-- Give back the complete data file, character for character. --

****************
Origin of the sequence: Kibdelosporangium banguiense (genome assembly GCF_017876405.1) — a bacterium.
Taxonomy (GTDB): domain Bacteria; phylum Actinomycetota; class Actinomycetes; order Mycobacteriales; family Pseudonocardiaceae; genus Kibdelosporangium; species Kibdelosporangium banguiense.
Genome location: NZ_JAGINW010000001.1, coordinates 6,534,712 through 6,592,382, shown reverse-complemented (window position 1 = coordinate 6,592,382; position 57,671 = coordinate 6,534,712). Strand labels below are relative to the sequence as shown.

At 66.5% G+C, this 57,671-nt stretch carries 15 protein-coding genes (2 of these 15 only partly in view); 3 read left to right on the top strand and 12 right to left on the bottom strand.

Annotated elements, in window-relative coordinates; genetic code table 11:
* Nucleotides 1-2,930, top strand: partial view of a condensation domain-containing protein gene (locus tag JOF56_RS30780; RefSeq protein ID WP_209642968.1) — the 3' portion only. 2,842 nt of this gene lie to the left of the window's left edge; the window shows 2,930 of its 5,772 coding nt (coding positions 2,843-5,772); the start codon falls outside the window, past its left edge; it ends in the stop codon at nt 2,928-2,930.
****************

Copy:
Origin of the sequence: Kibdelosporangium banguiense (genome assembly GCF_017876405.1) — a bacterium.
Taxonomy (GTDB): domain Bacteria; phylum Actinomycetota; class Actinomycetes; order Mycobacteriales; family Pseudonocardiaceae; genus Kibdelosporangium; species Kibdelosporangium banguiense.
Genome location: NZ_JAGINW010000001.1, coordinates 6,534,712 through 6,592,382, shown reverse-complemented (window position 1 = coordinate 6,592,382; position 57,671 = coordinate 6,534,712). Strand labels below are relative to the sequence as shown.

At 66.5% G+C, this 57,671-nt stretch carries 15 protein-coding genes (2 of these 15 only partly in view); 3 read left to right on the top strand and 12 right to left on the bottom strand.

Annotated elements, in window-relative coordinates; genetic code table 11:
* Nucleotides 1-2,930, top strand: partial view of a condensation domain-containing protein gene (locus tag JOF56_RS30780; RefSeq protein ID WP_209642968.1) — the 3' portion only. 2,842 nt of this gene lie to the left of the window's left edge; the window shows 2,930 of its 5,772 coding nt (coding positions 2,843-5,772); the start codon falls outside the window, past its left edge; it ends in the stop codon at nt 2,928-2,930.